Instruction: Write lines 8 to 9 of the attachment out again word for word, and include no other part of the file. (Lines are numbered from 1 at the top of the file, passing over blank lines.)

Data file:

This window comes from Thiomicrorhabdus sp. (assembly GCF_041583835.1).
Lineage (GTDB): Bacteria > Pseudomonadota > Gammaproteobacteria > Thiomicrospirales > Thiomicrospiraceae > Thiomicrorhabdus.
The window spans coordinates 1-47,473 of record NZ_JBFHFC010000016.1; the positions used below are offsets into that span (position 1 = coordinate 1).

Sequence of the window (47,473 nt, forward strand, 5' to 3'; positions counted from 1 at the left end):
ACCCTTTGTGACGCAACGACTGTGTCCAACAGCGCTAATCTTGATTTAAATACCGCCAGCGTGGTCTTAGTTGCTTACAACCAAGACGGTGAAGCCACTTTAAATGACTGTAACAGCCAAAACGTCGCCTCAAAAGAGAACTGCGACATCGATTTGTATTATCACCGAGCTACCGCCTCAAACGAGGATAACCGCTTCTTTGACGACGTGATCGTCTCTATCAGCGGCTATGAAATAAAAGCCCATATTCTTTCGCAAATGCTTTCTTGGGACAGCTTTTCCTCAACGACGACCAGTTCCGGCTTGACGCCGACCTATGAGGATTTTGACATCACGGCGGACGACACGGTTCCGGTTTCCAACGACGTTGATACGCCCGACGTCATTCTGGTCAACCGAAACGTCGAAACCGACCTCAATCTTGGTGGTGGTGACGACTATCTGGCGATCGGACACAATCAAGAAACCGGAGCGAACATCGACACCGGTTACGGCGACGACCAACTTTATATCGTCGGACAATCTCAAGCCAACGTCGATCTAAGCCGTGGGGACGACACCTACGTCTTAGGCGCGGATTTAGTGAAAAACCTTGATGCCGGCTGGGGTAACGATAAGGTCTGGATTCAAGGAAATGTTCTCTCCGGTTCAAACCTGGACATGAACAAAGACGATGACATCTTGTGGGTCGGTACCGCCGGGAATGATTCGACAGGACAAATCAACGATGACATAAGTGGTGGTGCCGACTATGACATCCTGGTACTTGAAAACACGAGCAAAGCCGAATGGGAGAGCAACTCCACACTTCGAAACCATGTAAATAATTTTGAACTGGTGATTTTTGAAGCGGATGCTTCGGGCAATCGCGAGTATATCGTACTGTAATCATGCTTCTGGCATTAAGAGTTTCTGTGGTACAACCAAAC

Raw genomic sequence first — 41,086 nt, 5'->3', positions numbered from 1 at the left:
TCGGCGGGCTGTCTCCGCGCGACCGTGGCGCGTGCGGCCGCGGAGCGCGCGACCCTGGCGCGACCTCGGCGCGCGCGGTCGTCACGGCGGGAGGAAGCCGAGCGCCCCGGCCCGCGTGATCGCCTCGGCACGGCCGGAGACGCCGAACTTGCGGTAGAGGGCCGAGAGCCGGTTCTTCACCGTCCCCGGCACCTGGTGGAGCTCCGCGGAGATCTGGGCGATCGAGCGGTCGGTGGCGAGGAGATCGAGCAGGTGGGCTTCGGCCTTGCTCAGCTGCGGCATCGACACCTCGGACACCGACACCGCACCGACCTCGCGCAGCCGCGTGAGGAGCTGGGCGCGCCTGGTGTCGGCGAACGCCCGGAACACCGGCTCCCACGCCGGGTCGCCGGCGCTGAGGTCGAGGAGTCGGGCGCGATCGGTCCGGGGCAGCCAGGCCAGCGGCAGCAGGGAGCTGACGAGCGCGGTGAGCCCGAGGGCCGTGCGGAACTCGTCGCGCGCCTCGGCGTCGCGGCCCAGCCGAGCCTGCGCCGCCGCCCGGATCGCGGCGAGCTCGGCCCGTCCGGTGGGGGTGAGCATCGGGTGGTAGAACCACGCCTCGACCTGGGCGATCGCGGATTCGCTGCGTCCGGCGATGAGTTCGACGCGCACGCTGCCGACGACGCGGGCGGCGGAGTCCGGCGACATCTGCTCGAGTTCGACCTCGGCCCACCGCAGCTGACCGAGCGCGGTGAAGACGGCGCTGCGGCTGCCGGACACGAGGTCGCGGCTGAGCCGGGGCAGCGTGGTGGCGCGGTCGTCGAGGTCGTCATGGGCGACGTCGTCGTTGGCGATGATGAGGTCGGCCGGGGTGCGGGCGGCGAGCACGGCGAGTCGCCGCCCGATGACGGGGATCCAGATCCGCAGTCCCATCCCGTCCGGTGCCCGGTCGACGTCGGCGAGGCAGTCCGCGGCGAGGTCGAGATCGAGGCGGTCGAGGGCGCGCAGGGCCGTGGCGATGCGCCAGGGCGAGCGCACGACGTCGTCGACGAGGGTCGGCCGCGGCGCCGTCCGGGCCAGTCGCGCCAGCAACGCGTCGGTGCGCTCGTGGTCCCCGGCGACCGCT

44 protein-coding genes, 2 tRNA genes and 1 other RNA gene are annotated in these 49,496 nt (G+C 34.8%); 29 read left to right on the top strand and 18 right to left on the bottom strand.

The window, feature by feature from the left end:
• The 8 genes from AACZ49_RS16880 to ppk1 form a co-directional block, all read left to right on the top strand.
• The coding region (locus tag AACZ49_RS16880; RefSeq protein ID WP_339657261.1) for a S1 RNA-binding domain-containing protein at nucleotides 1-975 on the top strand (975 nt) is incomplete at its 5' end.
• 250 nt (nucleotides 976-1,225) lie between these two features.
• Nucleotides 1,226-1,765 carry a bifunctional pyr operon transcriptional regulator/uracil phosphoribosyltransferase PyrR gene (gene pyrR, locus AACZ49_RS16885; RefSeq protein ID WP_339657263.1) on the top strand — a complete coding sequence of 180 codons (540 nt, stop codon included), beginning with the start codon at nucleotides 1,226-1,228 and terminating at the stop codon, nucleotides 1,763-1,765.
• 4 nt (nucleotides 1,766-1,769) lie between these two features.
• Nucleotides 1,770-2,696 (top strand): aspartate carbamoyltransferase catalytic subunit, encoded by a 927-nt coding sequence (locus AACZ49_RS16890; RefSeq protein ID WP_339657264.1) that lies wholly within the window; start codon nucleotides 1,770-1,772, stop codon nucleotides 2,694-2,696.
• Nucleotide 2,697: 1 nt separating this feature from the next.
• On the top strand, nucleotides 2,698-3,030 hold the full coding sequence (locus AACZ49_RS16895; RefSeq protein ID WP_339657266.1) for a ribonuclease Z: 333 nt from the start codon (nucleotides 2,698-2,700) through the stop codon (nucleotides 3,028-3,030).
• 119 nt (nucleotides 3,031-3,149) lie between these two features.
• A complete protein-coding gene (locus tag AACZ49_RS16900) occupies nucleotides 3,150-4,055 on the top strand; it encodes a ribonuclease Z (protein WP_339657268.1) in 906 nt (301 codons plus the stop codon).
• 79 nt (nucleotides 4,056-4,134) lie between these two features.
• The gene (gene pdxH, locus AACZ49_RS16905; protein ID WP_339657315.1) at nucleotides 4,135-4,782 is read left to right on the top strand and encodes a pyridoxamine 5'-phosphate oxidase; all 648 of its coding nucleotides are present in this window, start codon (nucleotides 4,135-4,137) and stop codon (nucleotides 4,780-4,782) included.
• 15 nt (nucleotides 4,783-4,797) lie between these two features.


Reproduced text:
44 protein-coding genes, 2 tRNA genes and 1 other RNA gene are annotated in these 49,496 nt (G+C 34.8%); 29 read left to right on the top strand and 18 right to left on the bottom strand.

The window, feature by feature from the left end: